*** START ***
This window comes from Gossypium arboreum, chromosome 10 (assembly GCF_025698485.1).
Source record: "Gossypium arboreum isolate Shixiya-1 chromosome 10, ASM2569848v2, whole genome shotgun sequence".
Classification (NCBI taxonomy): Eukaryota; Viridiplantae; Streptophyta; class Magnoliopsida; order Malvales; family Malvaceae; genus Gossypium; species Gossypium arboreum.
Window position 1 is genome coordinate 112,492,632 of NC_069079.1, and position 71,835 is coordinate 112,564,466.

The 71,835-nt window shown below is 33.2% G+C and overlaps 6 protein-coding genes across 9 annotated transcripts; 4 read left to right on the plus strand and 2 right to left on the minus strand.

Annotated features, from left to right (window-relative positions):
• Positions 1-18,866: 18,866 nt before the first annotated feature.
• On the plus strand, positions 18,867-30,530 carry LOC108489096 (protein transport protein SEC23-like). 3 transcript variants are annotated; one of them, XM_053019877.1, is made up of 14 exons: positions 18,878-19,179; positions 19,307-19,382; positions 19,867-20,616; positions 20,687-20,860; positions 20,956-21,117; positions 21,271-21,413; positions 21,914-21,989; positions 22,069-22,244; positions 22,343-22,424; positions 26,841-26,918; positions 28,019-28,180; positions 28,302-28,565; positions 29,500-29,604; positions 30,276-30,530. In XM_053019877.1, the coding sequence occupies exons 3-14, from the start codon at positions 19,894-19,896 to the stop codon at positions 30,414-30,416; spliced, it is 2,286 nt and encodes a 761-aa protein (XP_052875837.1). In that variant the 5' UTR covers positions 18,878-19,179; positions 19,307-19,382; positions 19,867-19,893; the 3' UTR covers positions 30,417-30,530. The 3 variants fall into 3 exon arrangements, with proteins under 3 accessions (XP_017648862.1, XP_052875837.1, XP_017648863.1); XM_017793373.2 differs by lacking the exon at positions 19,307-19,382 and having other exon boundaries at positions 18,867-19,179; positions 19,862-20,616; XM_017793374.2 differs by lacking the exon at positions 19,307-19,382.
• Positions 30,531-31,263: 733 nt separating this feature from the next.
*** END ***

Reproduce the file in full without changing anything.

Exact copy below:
This window comes from Gossypium arboreum, chromosome 10 (assembly GCF_025698485.1).
Source record: "Gossypium arboreum isolate Shixiya-1 chromosome 10, ASM2569848v2, whole genome shotgun sequence".
Classification (NCBI taxonomy): Eukaryota; Viridiplantae; Streptophyta; class Magnoliopsida; order Malvales; family Malvaceae; genus Gossypium; species Gossypium arboreum.
Window position 1 is genome coordinate 112,492,632 of NC_069079.1, and position 71,835 is coordinate 112,564,466.

The 71,835-nt window shown below is 33.2% G+C and overlaps 6 protein-coding genes across 9 annotated transcripts; 4 read left to right on the plus strand and 2 right to left on the minus strand.

Annotated features, from left to right (window-relative positions):
• Positions 1-18,866: 18,866 nt before the first annotated feature.
• On the plus strand, positions 18,867-30,530 carry LOC108489096 (protein transport protein SEC23-like). 3 transcript variants are annotated; one of them, XM_053019877.1, is made up of 14 exons: positions 18,878-19,179; positions 19,307-19,382; positions 19,867-20,616; positions 20,687-20,860; positions 20,956-21,117; positions 21,271-21,413; positions 21,914-21,989; positions 22,069-22,244; positions 22,343-22,424; positions 26,841-26,918; positions 28,019-28,180; positions 28,302-28,565; positions 29,500-29,604; positions 30,276-30,530. In XM_053019877.1, the coding sequence occupies exons 3-14, from the start codon at positions 19,894-19,896 to the stop codon at positions 30,414-30,416; spliced, it is 2,286 nt and encodes a 761-aa protein (XP_052875837.1). In that variant the 5' UTR covers positions 18,878-19,179; positions 19,307-19,382; positions 19,867-19,893; the 3' UTR covers positions 30,417-30,530. The 3 variants fall into 3 exon arrangements, with proteins under 3 accessions (XP_017648862.1, XP_052875837.1, XP_017648863.1); XM_017793373.2 differs by lacking the exon at positions 19,307-19,382 and having other exon boundaries at positions 18,867-19,179; positions 19,862-20,616; XM_017793374.2 differs by lacking the exon at positions 19,307-19,382.
• Positions 30,531-31,263: 733 nt separating this feature from the next.